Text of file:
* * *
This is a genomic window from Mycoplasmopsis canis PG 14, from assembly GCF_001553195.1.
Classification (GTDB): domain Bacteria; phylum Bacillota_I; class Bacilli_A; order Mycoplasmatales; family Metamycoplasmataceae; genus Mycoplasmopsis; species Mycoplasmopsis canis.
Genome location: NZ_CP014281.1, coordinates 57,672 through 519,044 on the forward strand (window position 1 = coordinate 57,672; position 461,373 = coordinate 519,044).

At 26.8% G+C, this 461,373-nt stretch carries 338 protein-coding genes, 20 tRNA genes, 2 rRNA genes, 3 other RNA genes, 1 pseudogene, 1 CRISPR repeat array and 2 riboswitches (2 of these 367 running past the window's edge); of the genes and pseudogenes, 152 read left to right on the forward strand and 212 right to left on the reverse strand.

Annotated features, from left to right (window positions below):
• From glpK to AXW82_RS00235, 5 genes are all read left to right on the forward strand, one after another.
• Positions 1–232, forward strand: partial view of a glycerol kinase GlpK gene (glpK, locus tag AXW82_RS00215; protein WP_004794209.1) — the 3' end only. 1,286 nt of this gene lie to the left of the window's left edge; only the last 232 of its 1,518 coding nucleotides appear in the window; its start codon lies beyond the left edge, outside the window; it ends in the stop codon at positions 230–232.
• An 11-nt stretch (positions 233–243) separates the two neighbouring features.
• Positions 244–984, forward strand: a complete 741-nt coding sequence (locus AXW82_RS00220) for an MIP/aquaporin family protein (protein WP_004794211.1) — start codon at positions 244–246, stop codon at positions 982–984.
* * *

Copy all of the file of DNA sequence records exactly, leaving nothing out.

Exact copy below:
This is a genomic window from Mycoplasmopsis canis PG 14, from assembly GCF_001553195.1.
Classification (GTDB): domain Bacteria; phylum Bacillota_I; class Bacilli_A; order Mycoplasmatales; family Metamycoplasmataceae; genus Mycoplasmopsis; species Mycoplasmopsis canis.
Genome location: NZ_CP014281.1, coordinates 57,672 through 519,044 on the forward strand (window position 1 = coordinate 57,672; position 461,373 = coordinate 519,044).

At 26.8% G+C, this 461,373-nt stretch carries 338 protein-coding genes, 20 tRNA genes, 2 rRNA genes, 3 other RNA genes, 1 pseudogene, 1 CRISPR repeat array and 2 riboswitches (2 of these 367 running past the window's edge); of the genes and pseudogenes, 152 read left to right on the forward strand and 212 right to left on the reverse strand.

Annotated features, from left to right (window positions below):
• From glpK to AXW82_RS00235, 5 genes are all read left to right on the forward strand, one after another.
• Positions 1–232, forward strand: partial view of a glycerol kinase GlpK gene (glpK, locus tag AXW82_RS00215; protein WP_004794209.1) — the 3' end only. 1,286 nt of this gene lie to the left of the window's left edge; only the last 232 of its 1,518 coding nucleotides appear in the window; its start codon lies beyond the left edge, outside the window; it ends in the stop codon at positions 230–232.
• An 11-nt stretch (positions 233–243) separates the two neighbouring features.
• Positions 244–984, forward strand: a complete 741-nt coding sequence (locus AXW82_RS00220) for an MIP/aquaporin family protein (protein WP_004794211.1) — start codon at positions 244–246, stop codon at positions 982–984.